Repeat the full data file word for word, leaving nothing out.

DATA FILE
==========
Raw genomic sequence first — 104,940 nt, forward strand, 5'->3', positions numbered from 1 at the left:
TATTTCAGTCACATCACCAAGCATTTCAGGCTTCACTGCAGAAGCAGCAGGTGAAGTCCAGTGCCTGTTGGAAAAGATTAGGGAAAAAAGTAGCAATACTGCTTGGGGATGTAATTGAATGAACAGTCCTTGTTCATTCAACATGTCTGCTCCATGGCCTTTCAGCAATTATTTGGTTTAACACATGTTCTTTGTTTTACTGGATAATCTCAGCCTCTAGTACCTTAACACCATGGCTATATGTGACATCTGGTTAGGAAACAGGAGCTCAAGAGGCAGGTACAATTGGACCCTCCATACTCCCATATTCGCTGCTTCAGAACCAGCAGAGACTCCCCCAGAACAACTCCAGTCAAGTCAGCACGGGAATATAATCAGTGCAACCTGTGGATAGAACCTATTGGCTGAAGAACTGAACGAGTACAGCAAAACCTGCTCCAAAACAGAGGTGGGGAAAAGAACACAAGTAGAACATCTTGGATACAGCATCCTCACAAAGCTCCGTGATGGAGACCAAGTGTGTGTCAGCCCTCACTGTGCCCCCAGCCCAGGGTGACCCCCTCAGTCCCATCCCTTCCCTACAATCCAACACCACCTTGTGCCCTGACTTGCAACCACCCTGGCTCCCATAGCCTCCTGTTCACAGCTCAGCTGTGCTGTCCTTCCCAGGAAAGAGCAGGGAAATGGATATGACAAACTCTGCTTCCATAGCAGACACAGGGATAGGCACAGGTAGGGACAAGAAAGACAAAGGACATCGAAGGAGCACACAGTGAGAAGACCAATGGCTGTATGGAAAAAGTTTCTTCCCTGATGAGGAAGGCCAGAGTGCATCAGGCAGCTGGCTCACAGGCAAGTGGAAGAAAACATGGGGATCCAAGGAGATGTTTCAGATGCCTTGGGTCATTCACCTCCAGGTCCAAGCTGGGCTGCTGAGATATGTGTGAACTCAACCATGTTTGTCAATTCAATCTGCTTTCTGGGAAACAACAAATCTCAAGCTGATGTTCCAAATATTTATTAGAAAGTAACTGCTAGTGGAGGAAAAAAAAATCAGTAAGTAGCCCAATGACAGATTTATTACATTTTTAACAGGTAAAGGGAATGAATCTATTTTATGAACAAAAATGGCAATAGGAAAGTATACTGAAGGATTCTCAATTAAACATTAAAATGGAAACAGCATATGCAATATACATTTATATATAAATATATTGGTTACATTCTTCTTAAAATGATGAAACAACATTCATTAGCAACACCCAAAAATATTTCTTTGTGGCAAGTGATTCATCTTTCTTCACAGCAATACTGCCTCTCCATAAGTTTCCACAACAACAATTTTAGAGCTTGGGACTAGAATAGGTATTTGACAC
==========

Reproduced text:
Raw genomic sequence first — 104,940 nt, forward strand, 5'->3', positions numbered from 1 at the left:
TATTTCAGTCACATCACCAAGCATTTCAGGCTTCACTGCAGAAGCAGCAGGTGAAGTCCAGTGCCTGTTGGAAAAGATTAGGGAAAAAAGTAGCAATACTGCTTGGGGATGTAATTGAATGAACAGTCCTTGTTCATTCAACATGTCTGCTCCATGGCCTTTCAGCAATTATTTGGTTTAACACATGTTCTTTGTTTTACTGGATAATCTCAGCCTCTAGTACCTTAACACCATGGCTATATGTGACATCTGGTTAGGAAACAGGAGCTCAAGAGGCAGGTACAATTGGACCCTCCATACTCCCATATTCGCTGCTTCAGAACCAGCAGAGACTCCCCCAGAACAACTCCAGTCAAGTCAGCACGGGAATATAATCAGTGCAACCTGTGGATAGAACCTATTGGCTGAAGAACTGAACGAGTACAGCAAAACCTGCTCCAAAACAGAGGTGGGGAAAAGAACACAAGTAGAACATCTTGGATACAGCATCCTCACAAAGCTCCGTGATGGAGACCAAGTGTGTGTCAGCCCTCACTGTGCCCCCAGCCCAGGGTGACCCCCTCAGTCCCATCCCTTCCCTACAATCCAACACCACCTTGTGCCCTGACTTGCAACCACCCTGGCTCCCATAGCCTCCTGTTCACAGCTCAGCTGTGCTGTCCTTCCCAGGAAAGAGCAGGGAAATGGATATGACAAACTCTGCTTCCATAGCAGACACAGGGATAGGCACAGGTAGGGACAAGAAAGACAAAGGACATCGAAGGAGCACACAGTGAGAAGACCAATGGCTGTATGGAAAAAGTTTCTTCCCTGATGAGGAAGGCCAGAGTGCATCAGGCAGCTGGCTCACAGGCAAGTGGAAGAAAACATGGGGATCCAAGGAGATGTTTCAGATGCCTTGGGTCATTCACCTCCAGGTCCAAGCTGGGCTGCTGAGATATGTGTGAACTCAACCATGTTTGTCAATTCAATCTGCTTTCTGGGAAACAACAAATCTCAAGCTGATGTTCCAAATATTTATTAGAAAGTAACTGCTAGTGGAGGAAAAAAAAATCAGTAAGTAGCCCAATGACAGATTTATTACATTTTTAACAGGTAAAGGGAATGAATCTATTTTATGAACAAAAATGGCAATAGGAAAGTATACTGAAGGATTCTCAATTAAACATTAAAATGGAAACAGCATATGCAATATACATTTATATATAAATATATTGGTTACATTCTTCTTAAAATGATGAAACAACATTCATTAGCAACACCCAAAAATATTTCTTTGTGGCAAGTGATTCATCTTTCTTCACAGCAATACTGCCTCTCCATAAGTTTCCACAACAACAATTTTAGAGCTTGGGACTAGAATAGGTATTTGACAC